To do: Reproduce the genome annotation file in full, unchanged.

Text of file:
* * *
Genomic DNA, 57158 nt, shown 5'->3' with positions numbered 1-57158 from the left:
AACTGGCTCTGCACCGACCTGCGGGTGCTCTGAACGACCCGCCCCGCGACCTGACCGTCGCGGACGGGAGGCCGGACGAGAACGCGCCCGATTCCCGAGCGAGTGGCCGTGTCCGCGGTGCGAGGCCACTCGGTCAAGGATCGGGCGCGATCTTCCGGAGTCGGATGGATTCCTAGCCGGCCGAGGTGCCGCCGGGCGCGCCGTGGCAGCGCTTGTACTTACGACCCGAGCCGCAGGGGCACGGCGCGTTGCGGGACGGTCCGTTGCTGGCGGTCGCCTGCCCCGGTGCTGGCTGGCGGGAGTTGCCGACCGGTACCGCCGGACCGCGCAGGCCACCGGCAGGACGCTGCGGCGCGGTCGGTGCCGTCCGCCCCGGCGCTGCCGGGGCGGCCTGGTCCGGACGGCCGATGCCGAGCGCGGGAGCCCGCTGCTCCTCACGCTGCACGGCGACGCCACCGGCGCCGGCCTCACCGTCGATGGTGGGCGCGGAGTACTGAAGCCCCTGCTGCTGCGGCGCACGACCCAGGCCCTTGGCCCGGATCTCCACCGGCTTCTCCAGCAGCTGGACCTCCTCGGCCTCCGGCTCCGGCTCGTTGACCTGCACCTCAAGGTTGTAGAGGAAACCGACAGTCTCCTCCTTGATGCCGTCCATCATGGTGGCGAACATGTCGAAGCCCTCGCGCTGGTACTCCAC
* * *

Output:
Genomic DNA, 57158 nt, shown 5'->3' with positions numbered 1-57158 from the left:
AACTGGCTCTGCACCGACCTGCGGGTGCTCTGAACGACCCGCCCCGCGACCTGACCGTCGCGGACGGGAGGCCGGACGAGAACGCGCCCGATTCCCGAGCGAGTGGCCGTGTCCGCGGTGCGAGGCCACTCGGTCAAGGATCGGGCGCGATCTTCCGGAGTCGGATGGATTCCTAGCCGGCCGAGGTGCCGCCGGGCGCGCCGTGGCAGCGCTTGTACTTACGACCCGAGCCGCAGGGGCACGGCGCGTTGCGGGACGGTCCGTTGCTGGCGGTCGCCTGCCCCGGTGCTGGCTGGCGGGAGTTGCCGACCGGTACCGCCGGACCGCGCAGGCCACCGGCAGGACGCTGCGGCGCGGTCGGTGCCGTCCGCCCCGGCGCTGCCGGGGCGGCCTGGTCCGGACGGCCGATGCCGAGCGCGGGAGCCCGCTGCTCCTCACGCTGCACGGCGACGCCACCGGCGCCGGCCTCACCGTCGATGGTGGGCGCGGAGTACTGAAGCCCCTGCTGCTGCGGCGCACGACCCAGGCCCTTGGCCCGGATCTCCACCGGCTTCTCCAGCAGCTGGACCTCCTCGGCCTCCGGCTCCGGCTCGTTGACCTGCACCTCAAGGTTGTAGAGGAAACCGACAGTCTCCTCCTTGATGCCGTCCATCATGGTGGCGAACATGTCGAAGCCCTCGCGCTGGTACTCCAC